I grew up nearby Mount Katahdin and Baxter State Park in north central Maine. I enjoy hiking the many trails, paddling its small ponds and fishing for the parks wild brook trout. For those new to Maine or just discovering the joy of hiking and exploring wild places, I encourage you to visit.
The park was generously donated to the people of Maine by Percival Baxter, Maine governor from 1921 - 1925. It took Baxter many years to raise the funds and negotiate the purchase of the land. Baxter made his final land purchase in the 1960's. Since then additional lands have been acquired and today the park has in excess of 209,000 acres.
Without a doubt, the crown jewel of Baxter State Park is Mount Katahdin, Maine's highest peak at about 5,270 feet. When asked why they climb mountains, many people are often heard replying "Because it was there". Well I don't know about the rest of you but I climb mountains for the view, and Katahdin views are some of the best in Maine.
The hike to the top of Maine is not for the unfit. The rugged trails to the peak all vary in difficulty but no matter which trail you pick, it is going to be a long day in the field. This is not intended to discourage you, just know you need to be prepared physically for the experience. Many not familiar with the mountain think that just a mile of elevation is but a hill. Not so, when you start as close to sea level as Katahdin does.
To get to Baxter Peak you have a number of options. From the Park Tote Road you can find parking near the Katahdin Stream Campground and locate the Hunt Trail. This trail is also the Maine end of the Appalachian Trail and does get a lot of use. This is one of the less exposed trails to the summit. The trail is a little more than 5 miles long.
Another potential trail option accessed from the Park Tote Road is the Abol Trail. The trail was closed in 2014 because of a debris slide on the existing trail. The Park Authority has made plans to reroute the trail and last word was the trail may be completed by the fall of 2015. Do check with Park Officials before heading out for a hike. There are penalties for any use of the closed trail section.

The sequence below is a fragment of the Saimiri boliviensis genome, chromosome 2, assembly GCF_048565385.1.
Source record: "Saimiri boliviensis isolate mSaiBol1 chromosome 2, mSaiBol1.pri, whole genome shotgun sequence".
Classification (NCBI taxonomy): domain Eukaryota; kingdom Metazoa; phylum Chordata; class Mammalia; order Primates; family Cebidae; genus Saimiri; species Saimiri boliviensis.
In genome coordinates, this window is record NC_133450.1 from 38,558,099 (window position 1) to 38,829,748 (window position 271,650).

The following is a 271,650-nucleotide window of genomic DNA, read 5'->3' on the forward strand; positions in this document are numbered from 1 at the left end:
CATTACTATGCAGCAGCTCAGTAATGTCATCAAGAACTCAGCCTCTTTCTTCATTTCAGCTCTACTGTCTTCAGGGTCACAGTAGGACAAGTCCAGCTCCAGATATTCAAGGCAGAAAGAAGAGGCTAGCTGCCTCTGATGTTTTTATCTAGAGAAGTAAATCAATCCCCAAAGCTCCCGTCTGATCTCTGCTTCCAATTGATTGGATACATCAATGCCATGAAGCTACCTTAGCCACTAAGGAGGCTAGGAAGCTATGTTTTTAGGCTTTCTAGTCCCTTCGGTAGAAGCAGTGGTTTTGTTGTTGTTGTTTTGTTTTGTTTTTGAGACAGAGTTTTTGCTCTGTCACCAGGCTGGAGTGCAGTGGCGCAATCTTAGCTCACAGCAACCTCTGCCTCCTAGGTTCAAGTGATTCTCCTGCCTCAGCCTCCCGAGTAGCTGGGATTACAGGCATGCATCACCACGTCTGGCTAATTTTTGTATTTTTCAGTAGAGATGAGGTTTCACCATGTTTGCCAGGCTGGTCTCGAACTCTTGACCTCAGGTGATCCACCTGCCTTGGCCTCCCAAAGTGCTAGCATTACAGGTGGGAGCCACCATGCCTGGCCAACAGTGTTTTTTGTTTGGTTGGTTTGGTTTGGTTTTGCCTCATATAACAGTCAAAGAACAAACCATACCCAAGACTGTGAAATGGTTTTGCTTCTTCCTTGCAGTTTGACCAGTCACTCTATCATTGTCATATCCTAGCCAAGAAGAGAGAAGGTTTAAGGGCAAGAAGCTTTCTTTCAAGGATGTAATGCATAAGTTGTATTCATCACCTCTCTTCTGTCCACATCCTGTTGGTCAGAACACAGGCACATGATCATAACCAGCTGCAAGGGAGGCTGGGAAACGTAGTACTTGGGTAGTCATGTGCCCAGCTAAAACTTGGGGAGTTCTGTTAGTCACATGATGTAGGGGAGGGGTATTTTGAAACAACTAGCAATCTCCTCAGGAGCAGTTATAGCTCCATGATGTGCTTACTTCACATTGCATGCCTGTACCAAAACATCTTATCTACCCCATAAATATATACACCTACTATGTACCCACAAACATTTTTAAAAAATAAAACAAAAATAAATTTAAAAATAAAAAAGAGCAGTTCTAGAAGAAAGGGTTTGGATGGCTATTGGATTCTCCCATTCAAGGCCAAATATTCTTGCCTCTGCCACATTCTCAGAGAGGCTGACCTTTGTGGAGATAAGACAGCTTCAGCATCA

My favorite trails to the summit of Maine begin from Roaring Brook Campground. From here you will find the Chimney Pond and Helon Taylor Trail heads. The Helon Taylor Trail proceeds to Pamola Peak on the eastern side of Katahdin. From here it is just one mile across the arête known as the Knife Edge to Baxter Peak.
Chimney Pond Trail is one of my favorites for a number of reasons. First it is quite scenic. Second, my wife likes to hike but is not a fan of exposed trails and heights. She enjoys hiking with me to Chimney Pond where she can spend part of the day enjoying the scenery and reading a good book. She is often rewarded with a visit by a moose to the pond. Along this trail a short off trail brings you to the Basin Ponds. The views of Katahdin's north basin from here are stunning. The reason I like this trail the most is because it gets me to my #1 favorite trail - Cathedral.
The Cathedral Trail gets its name from a series of rock formations that resemble the buttresses and spires of cathedrals. The trail is short but very steep and exposed. If you don't like exposure I would not recommend this trail. If this does not bother you, the views in all directions including Chimney Pond, the Knife Edge, Hamlin Ridge and the outlying expansive forest land are amazing.
There are other trails to the summit that I have not mentioned here. To see more information on these you can get both paper and online maps from the Park Service and other sources. Also, there are many other trails in Baxter State Park that don't require as much commitment as a climb to Baxter Peak. I will try to write about these in future posts.
For park and other information click on the following links:
- Baxter State Park Authority
- Baxter State Park on Facebook
- Places to Stay - Katahdin Area Chamber of Commerce